While we all “know” that Prostate Cancer is exclusively a man’s disease you might be surprised to discover that prostate cancer and breast cancer have a lot in common. In fact, prostate cancer in a male member of your family can be an early warning sign that you or another family members may be highly pre-disposed to developing breast cancer. Learn the
To learn more about this visit www.BreastFriends.org for… Read More »
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To understand how to prevent prostate cancer, one must first understand what causes it. There are four major factors that influence one’s risk for developing prostate cancer.
Age: The average age at diagnosis of prostate cancer in the United States is 69 years and after that age the chance of developing prostate cancer becomes more common than any other cancer in men or women.
Race: African Americans are more likely… Read More »
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Dietary guidelines for prostate health and function include:
Eat fresh and organic foods whenever possible Enjoy grapefruit as a breakfast juice, add segments to salads, have a half grapefruit as a first course Eat legumes regularly, especially organic soyfoods (tofu, tempeh, edamame, etc) Eat fresh vegetables every day, especially mustard family vegetables (broccoli, cauliflower, kale, cabbage, Brussels sprouts, etc.) Men eating 4 servings of vegetables daily have almost… Read More »
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Diagnoses of early prostate cancer continue to decline in the United States, following the 2011 U.S. Preventive Services Task Force (USPSTF) recommendation against routine screening for the disease.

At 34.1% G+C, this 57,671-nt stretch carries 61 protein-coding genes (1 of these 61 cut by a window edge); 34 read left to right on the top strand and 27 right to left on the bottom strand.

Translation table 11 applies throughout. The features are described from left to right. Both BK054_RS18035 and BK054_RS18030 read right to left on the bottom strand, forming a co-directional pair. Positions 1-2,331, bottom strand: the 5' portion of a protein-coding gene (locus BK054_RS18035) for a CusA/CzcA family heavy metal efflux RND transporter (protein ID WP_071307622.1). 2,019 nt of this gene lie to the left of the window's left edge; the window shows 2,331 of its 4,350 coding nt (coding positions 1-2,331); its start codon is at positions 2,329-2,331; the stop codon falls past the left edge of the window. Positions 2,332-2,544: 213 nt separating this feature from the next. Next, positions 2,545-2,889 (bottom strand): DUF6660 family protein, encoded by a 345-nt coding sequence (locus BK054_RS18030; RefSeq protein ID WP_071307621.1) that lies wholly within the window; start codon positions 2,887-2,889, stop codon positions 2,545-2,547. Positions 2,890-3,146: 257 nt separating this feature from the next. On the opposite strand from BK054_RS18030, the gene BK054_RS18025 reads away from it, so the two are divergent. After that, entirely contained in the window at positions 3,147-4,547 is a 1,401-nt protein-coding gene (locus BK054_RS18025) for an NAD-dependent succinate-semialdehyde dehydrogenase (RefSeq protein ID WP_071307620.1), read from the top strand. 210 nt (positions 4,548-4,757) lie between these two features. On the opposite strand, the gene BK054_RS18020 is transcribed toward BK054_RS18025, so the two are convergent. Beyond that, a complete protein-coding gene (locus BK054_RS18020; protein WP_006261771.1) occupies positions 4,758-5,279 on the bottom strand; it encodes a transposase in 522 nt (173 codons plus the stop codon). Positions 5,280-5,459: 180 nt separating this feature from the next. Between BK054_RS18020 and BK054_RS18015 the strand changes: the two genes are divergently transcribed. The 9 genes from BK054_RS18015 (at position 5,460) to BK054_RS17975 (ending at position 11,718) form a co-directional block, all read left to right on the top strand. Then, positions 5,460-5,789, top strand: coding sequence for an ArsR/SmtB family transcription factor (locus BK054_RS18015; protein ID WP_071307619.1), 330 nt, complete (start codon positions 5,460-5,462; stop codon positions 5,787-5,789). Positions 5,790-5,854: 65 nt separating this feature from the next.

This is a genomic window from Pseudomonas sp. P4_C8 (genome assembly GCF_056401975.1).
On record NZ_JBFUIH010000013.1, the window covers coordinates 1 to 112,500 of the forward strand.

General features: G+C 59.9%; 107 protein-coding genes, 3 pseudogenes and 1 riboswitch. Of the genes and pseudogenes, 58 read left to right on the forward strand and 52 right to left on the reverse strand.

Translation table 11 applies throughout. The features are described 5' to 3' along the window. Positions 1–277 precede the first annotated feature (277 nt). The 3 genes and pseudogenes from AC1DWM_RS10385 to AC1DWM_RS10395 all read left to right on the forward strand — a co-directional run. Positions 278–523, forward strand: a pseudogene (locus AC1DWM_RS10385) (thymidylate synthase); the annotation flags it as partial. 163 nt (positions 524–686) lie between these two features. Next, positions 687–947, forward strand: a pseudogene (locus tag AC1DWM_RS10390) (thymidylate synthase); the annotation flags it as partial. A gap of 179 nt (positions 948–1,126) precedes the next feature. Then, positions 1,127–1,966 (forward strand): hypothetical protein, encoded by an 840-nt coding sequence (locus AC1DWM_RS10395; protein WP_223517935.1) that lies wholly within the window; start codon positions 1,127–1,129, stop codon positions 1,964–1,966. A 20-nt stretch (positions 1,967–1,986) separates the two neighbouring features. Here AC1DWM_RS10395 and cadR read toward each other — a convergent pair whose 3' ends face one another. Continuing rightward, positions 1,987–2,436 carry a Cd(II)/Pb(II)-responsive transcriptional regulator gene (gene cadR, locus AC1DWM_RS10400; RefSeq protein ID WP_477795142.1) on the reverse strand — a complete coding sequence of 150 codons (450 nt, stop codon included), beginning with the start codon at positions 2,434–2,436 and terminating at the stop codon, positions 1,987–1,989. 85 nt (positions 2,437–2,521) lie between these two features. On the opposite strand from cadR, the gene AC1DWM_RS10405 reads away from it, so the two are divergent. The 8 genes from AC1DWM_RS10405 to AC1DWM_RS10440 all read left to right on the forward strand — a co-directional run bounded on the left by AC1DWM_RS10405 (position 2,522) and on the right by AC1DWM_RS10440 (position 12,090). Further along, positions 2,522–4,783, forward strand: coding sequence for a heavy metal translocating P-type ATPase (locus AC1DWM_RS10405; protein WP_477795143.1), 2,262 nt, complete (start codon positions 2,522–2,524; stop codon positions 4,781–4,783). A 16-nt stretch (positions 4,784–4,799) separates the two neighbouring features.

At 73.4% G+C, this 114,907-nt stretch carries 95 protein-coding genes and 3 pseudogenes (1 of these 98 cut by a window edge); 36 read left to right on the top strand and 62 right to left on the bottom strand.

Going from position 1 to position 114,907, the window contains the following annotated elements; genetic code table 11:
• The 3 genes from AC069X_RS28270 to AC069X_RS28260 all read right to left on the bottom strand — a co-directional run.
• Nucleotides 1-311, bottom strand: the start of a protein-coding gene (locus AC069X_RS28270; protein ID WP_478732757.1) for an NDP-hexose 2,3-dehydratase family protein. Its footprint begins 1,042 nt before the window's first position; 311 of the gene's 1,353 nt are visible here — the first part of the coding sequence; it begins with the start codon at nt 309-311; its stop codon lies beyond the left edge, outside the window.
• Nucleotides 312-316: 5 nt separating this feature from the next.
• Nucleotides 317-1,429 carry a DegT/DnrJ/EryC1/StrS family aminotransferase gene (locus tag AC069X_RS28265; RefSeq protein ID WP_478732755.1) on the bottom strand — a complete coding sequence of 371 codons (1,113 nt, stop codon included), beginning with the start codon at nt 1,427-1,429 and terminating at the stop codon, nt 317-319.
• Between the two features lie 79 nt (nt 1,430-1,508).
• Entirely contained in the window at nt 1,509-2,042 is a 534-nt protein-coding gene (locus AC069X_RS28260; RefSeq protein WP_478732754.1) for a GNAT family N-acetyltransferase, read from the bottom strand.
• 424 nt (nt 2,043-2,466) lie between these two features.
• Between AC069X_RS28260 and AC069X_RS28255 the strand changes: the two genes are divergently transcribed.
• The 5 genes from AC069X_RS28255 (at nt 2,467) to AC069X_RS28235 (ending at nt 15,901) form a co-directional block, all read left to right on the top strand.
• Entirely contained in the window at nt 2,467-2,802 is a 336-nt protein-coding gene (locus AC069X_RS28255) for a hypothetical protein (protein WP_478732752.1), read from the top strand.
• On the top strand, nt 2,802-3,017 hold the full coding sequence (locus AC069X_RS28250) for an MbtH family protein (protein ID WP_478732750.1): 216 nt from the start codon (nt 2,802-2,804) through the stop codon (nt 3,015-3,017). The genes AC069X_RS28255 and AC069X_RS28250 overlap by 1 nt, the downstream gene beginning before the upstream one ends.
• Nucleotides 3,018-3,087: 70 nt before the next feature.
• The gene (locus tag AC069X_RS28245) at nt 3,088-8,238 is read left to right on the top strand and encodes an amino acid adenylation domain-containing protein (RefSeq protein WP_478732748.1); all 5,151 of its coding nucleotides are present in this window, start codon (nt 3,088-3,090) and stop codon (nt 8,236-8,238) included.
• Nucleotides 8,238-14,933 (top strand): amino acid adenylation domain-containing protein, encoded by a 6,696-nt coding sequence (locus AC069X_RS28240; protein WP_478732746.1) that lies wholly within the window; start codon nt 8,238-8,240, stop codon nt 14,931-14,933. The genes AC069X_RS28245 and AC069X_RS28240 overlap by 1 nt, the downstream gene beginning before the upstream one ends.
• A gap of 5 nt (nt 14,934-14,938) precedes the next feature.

For those of you not familiar with this screening, the analysis involves a simple blood test that identifies levels of PSA (prostate specific antigen), a protein produced by the prostate gland. While the test can determine when cancer exists, it can… Read More »
Prostate cancer screening with prostate-specific antigen (PSA) has been shown to reduce death and the spread of prostate cancer to other parts of the body, but the PSA test remains highly controversial as it frequently leads to over diagnosis and over treatment of men who may not be at risk. Smarter screening strategies that can improve the accuracy of diagnosing lethal prostate cancer are urgently needed. Through a prospective… Read More »
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The US Preventative Services Task Force (USPSTF) is updating its controversial guidance about prostate cancer screening, and a final research plan was published online last week.
The plan will guide a systematic review of the available evidence on prostate cancer screening. In turn, the systematic review “will form the basis of the Task Force’s updated recommendations statement on this topic,” according to the USPSTF website.
Dr. Jesse D. Sammon, a… Read More »
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Despite its common use, the PSA blood test cannot distinguish between low-grade cancer and high-grade cancer. Low-grade cancer can be monitored and does not need active treatment whereas high-grade cancer requires surgery and radiation therapy.
A new urine test that can detect genetic changes correlated with prostate cancer correctly identified cancer grade in 92% of men with elevated prostate-specific antigen (PSA) levels had high-grade cancers.
A new study, published in… Read More »
Tagged with: African American Men, annual physical, Columbia University Medical Center, JAMA Oncology, James McKiernan, John K. Lattimer, MD, New York-Presbyterian/Columbia, prostate cancer, prostate cancer diagnosis, real men get tested, real men speak up, regular check ups, silence is not a cure, urine test for postate cancer